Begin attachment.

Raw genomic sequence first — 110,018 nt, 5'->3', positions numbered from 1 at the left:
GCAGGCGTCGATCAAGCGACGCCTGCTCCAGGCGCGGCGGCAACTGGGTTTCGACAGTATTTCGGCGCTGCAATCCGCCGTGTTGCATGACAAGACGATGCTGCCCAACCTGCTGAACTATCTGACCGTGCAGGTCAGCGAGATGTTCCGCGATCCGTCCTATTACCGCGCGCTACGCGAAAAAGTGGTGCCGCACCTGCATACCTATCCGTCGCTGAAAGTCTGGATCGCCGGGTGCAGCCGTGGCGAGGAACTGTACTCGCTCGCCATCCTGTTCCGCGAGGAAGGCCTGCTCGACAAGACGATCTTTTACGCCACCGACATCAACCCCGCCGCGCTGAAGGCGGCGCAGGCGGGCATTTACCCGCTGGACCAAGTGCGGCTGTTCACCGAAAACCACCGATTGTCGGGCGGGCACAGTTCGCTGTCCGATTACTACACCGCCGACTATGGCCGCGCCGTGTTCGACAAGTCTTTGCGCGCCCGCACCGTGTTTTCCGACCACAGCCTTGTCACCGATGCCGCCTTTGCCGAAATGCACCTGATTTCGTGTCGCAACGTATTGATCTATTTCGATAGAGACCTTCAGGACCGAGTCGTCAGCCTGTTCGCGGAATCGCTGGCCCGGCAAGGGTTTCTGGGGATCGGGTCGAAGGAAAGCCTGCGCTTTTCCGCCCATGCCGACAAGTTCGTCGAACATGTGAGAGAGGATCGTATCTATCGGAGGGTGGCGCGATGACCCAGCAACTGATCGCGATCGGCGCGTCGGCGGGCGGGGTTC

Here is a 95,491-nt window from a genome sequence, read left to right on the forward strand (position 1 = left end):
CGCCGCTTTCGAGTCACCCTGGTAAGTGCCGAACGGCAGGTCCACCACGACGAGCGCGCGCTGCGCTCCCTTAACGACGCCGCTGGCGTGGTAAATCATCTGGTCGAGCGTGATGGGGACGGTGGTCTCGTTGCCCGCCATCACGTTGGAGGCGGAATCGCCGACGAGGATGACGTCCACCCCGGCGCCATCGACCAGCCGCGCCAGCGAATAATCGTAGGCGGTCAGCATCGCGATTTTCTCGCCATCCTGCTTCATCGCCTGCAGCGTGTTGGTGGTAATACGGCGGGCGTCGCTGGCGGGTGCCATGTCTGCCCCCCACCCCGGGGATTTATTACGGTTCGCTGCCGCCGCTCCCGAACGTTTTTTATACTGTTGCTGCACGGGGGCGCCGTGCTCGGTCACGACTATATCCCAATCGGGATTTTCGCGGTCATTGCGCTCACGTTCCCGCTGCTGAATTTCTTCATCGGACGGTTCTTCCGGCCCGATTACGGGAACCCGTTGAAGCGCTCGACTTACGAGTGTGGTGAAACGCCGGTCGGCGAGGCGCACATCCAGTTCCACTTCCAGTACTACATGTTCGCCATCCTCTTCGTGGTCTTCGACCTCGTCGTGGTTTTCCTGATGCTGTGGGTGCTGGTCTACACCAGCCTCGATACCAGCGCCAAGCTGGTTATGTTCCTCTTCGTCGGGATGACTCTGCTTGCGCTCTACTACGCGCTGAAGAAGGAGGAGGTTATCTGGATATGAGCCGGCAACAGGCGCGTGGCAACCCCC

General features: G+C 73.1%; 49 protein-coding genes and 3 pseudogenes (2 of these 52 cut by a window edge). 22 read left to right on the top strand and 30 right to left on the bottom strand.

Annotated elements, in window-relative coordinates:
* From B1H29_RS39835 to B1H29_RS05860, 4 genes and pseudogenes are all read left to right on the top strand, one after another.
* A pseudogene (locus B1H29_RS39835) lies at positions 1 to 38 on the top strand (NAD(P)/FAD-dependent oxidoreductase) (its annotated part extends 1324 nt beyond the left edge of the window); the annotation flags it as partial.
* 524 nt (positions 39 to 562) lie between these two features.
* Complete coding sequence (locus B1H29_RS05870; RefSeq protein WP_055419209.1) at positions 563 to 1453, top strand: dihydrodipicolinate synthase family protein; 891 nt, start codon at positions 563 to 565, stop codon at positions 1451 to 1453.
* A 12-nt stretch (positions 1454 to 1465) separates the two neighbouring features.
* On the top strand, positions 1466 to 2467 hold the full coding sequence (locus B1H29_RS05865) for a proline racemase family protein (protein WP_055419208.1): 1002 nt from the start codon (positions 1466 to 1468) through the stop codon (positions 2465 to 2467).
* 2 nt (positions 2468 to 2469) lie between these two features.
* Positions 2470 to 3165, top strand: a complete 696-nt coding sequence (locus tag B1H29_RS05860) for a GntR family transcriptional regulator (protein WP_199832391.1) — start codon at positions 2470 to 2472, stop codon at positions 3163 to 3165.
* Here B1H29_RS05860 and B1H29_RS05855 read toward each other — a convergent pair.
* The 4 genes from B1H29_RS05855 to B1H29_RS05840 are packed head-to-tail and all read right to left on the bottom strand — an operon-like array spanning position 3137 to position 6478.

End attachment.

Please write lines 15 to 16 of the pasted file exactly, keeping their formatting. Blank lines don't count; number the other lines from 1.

* Here B1H29_RS05860 and B1H29_RS05855 read toward each other — a convergent pair.
* The 4 genes from B1H29_RS05855 to B1H29_RS05840 are packed head-to-tail and all read right to left on the bottom strand — an operon-like array spanning position 3137 to position 6478.